bfinance: snapshot of liquid alternative strategies in stressed markets

It’s now time for “liquid alternatives” to stand up and be counted. The last real opportunity for many hedge funds and liquid alternative strategies to demonstrate their diversification benefit was in Q4 2018, and the outcome was broadly underwhelming, writes Toby Goodworth, managing director of bfinance, a UK financial advisory company.

As one leading alternative manager said in a recent memo, “the COVID-19 pandemic falls into the category of “emergent phenomenon”. This is a term borrowed from the world of physics, but, applied to markets, the key point is that we are dealing with a new phenomenon which is not well understood, either in terms of medical science, or human effects and reactions.” Investors and asset managers must now utilize contemporaneous empirical results to improve their understanding, rather than relying on previously assumed knowledge or past experience. As with 2008, it is highly likely this will result in changes to investment philosophies, processes, and portfolio allocations.

It’s important to be realistic: hedge funds are not explicit hedges or “silver bullets”, and negative returns do not mean a strategy is broken. Yet one would hope to see a number of diversifying strategies delivering good results in a period such as this one – however unusual the current crisis may be. So far in March we are seeing huge dispersion in returns – not just between liquid alternative strategies (of course), but between individual managers operating very similar strategies.

Losses aside, market environments like this are useful to help sort the “wheat from the chaff,” determine the robustness of investment process, and understand whether it has actually delivered as expected. Goodworth examines the following strategies: explicity long volatility or tail protection strategies; global macro; equity market neutral; event driven; alternative risk premia and relative value.

Explicit long volatility or tail protection strategies

Finally – some payback on all that “theta bleed” through the years of artificially low volatility environments. The recent equity sell-off is significant, and of a magnitude that should be well beyond the convexity attachment point for many tail risk protection or explicit long volatility strategies.

VIX is currently in the mid-60s with huge daily whipsaws in DM equity markets (cf. VIX at 80 in the worst of 2008). As such intra-month gains in such strategies should be meaningful: several managers are up 10-30%. The challenge here will be the ability to monetize these gains rather than see paper profits disappear if markets recover. Managed Futures, CTAs & Systematic Macro Managers in strategies that are implicitly long-volatility, such as CTAs and Systematic Macro, have held up well so far.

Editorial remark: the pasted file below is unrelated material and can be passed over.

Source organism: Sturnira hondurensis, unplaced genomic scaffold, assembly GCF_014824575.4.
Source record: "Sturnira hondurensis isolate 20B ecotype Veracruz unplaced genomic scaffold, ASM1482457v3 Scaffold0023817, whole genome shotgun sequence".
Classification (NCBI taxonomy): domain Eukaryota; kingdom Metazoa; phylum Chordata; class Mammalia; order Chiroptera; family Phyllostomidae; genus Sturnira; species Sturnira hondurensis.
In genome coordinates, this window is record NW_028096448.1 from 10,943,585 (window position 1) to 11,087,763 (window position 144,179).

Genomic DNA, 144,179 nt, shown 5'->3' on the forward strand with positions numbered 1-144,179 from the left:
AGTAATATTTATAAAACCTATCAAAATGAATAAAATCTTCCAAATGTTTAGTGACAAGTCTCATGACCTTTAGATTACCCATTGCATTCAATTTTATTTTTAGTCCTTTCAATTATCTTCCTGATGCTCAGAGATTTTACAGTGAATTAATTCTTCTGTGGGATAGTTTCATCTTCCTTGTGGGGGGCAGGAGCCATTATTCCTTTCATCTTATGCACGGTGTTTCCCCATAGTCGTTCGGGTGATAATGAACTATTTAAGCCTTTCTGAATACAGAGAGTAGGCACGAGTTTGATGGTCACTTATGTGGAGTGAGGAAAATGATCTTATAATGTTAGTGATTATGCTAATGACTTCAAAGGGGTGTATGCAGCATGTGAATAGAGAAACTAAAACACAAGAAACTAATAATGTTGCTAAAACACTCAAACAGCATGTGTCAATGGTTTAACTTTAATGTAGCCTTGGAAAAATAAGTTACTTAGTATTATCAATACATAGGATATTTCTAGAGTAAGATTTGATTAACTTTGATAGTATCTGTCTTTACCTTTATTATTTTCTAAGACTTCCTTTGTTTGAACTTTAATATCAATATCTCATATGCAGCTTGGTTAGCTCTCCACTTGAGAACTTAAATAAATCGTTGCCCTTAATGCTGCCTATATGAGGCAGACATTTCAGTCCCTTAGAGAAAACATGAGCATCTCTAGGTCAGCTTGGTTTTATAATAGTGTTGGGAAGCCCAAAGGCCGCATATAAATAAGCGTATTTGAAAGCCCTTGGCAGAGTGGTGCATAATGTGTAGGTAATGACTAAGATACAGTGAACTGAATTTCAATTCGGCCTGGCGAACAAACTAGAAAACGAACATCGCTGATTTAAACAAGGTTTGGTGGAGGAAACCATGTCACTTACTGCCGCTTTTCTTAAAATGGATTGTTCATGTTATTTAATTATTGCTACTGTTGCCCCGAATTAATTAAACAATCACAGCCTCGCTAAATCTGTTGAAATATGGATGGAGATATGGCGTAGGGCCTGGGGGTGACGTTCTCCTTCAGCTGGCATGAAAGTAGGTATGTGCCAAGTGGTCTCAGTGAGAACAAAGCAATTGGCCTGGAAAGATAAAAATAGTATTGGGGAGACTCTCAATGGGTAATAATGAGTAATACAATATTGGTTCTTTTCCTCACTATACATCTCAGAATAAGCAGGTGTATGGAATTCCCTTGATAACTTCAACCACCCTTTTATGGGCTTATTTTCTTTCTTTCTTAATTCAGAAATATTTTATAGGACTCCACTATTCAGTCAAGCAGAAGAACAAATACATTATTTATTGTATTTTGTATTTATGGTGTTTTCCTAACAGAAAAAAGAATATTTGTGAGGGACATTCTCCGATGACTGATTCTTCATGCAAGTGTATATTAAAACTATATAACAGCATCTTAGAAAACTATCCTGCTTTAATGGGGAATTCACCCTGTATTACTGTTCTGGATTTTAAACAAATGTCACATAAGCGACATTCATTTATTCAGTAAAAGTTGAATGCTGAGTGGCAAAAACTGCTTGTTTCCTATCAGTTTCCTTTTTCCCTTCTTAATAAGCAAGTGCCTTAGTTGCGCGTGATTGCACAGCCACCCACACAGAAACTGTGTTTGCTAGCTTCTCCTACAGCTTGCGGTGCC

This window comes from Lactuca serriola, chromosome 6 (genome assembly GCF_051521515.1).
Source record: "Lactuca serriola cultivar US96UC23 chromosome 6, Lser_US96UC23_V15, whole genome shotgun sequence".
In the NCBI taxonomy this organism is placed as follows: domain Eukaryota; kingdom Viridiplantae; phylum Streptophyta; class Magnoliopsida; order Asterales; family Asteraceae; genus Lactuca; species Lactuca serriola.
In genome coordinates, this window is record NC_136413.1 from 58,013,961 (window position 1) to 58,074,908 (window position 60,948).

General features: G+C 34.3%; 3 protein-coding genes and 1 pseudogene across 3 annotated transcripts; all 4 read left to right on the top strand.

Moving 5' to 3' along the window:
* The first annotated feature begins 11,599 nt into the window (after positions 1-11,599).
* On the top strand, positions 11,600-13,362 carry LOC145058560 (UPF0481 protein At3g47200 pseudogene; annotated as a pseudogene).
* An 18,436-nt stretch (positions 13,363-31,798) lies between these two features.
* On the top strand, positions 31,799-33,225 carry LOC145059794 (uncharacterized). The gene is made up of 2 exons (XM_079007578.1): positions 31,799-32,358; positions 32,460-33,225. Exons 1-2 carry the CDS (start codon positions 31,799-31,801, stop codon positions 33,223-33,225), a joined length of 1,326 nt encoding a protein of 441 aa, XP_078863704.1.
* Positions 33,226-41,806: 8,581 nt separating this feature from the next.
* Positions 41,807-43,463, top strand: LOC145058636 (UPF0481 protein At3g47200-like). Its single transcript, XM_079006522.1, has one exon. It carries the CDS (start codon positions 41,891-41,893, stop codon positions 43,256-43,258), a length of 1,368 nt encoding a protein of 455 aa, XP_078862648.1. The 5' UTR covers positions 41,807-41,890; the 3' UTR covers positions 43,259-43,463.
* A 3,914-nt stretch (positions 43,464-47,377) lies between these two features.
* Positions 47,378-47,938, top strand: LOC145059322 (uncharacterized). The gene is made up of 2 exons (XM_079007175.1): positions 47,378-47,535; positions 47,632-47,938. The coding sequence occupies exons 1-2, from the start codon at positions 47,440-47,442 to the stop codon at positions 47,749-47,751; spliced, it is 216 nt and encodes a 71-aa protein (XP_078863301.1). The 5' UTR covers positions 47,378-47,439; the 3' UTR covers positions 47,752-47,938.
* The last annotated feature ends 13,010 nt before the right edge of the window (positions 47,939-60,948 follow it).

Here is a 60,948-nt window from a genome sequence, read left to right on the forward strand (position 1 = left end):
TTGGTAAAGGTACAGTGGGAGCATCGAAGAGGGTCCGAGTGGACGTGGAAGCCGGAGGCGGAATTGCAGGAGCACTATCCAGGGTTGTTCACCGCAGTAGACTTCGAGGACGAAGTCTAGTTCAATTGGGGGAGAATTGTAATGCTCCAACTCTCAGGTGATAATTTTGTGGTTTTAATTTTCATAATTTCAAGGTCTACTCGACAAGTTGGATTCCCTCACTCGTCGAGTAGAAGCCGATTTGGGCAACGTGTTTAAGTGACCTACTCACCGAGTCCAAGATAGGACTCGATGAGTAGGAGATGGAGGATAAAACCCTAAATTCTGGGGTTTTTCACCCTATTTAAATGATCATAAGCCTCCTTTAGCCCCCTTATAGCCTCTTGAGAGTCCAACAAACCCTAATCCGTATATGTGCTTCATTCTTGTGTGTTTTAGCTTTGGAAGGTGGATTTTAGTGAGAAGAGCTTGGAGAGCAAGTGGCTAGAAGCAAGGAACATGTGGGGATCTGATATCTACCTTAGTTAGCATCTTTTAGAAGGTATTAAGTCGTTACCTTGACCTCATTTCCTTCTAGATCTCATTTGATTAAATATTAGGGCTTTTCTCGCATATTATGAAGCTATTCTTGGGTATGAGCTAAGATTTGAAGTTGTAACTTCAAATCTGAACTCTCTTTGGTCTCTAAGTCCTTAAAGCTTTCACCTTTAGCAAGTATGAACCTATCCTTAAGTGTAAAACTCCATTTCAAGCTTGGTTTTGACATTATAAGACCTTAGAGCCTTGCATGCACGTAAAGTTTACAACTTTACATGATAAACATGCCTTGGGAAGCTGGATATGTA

In the month to date, profits have typically come from long-bond and short-energy exposures, resulting from the unfortunately timed oil supply war between Saudi Arabia and Russia. This tailwind has more than offset their recently tapering long-equity exposure. At the time of writing, the SG trend indicator index was up +7% month-to-date. Many Systematic Macro strategies are built around behavioural phenomena – fear and greed – while CTAs seek to exploit persistent trends such as herding. As such these strategies should be in their element at a time when reliance on fundamentals is temporarily less important.

But it is important to remember that these are inherently directional strategies, which profit from dynamically adjusting to market conditions. There are no guarantees they will be correctly positioned for every market dislocation to the extent that they were in 2008. Indeed, with a particularly fast sell-off in March (faster even than ’08); whether managers were able to profit was a matter of (path dependent) luck as much as skill.

Global macro

A number of discretionary Global Macro managers are making significant gains from their rates books in March. As with Systematic Macro, discretionary Global Macro strategies should be more adept at handling topdown macro driven markets than their fundamental bottom-up hedge fund peers. That said, the events of March are clearly exogenous, and will therefore be far more challenging for managers. We expect some big variations in manager specific performance here – this is a particularly heterogenous space. Yet we would broadly observe that Global Macro managers have historically performed better in periods of moderate / heightened volatility rather than the recent period of artificially low / suppressed volatility.